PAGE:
After a few minutes of silence, he asked “What do you think these things are, Sandy?”

Sandy glanced and shrugged. “I don’t know. Maybe some kind of mutant or something?”

“Like those old sci-fi movies?”

Sandy stared at the gate. “I guess. I don’t know. I generally don’t believe in that stuff but God works in mysterious ways.”

Bob leaned forward in his chair. Now this was interesting. “Y’all still believe in God after all this?”

Sandy smiled, albeit faintly. “Of course I do. God is why I have survived,” she replied.

Bob scratched his chin with a chipped thumbnail. He hadn’t really considered the existence of God much, at least since his late-twenties which were spent knee-deep in rice paddies and being shot at by the Vietnamese. Sandy was maybe thirty years younger than him and hadn’t had the pleasure of such experiences. Her position made a bit more sense, taking that into account.

“Y’know, it’s probably some sort of chemical thing,” he suggested. “Lotta weird stuff tested by the government over the years. Probably some experiment gone wrong. Bringing back the dead like that.”

Sandy shook her head. “They’re not dead.”

“Excuse me?”

Sandy dusted the top of the steering wheel of the cart with her palm. “The only way the dead could rise is at God’s hand, and I don’t see God in any of this.”

Bob rolled his eyes. Of course she was a zealot. Fuck.

Sandy stepped out of the cart and began to pace a bit. She didn’t seem to enjoy being idle here in the open. She was on the wrong end of 50, now and her curled hair had gone unmanaged for weeks. She still carried a little bit of that middle-aged spread. She was noticeably beginning to shrink in other places, though.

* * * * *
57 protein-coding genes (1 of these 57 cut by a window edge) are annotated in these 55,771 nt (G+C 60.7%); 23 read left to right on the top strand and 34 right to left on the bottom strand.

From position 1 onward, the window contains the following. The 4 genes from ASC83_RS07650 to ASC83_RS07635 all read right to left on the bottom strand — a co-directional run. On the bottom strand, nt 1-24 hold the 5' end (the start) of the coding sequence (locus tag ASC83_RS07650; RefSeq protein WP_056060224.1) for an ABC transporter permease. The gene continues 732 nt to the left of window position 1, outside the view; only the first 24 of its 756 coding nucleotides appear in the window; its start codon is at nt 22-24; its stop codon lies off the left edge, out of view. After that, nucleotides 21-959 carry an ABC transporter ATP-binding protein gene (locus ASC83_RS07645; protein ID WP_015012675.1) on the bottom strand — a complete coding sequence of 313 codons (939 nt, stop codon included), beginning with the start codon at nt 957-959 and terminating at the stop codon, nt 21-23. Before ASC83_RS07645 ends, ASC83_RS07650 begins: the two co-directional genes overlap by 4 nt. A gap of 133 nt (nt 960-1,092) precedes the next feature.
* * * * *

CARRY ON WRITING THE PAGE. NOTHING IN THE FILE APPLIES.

Though perhaps she had always been small and he’d failed to notice.

Bob leaned back in his chair. “These things, they remind me of a movie I saw when I was on leave back in the war. Might have been ‘68? I was home for a bit and I had no girlfriend, no real family besides a drunk-ass daddy and I had money to burn.”

Sandy stopped pacing.

“Anyway, so I could have done something really damn stupid with that GI money but I just decided to go to the movies, right? I was back in New York and there was a theater that ran a few movies together for one price. You go there and spend hours watching shit and eating popcorn. Good times.”

“What was the movie,” she asked.

“I don’t remember the name, but it was something with Vincent Price as the last man in a world surrounded by these vampire freaks. They were smarter than these dead shits we are dealing with, but I definitely see some similarities now that I think about it.”

“How did the movie end?”

“Vincent Price died. I guess that’s the only ending that would make sense.”

Sandy took a seat back in the golf cart. She leaned over the steering wheel. “No more happy endings,” she muttered.

Next Installment

Thank you for reading the twelfth installment of the Haunted MTL original series, The Dead Life. Please share your thoughts about the story with us.

David Davis

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About the Author

David Davis is a writer, cartoonist, and educator in Southern California with an M.A. in literature and writing studies.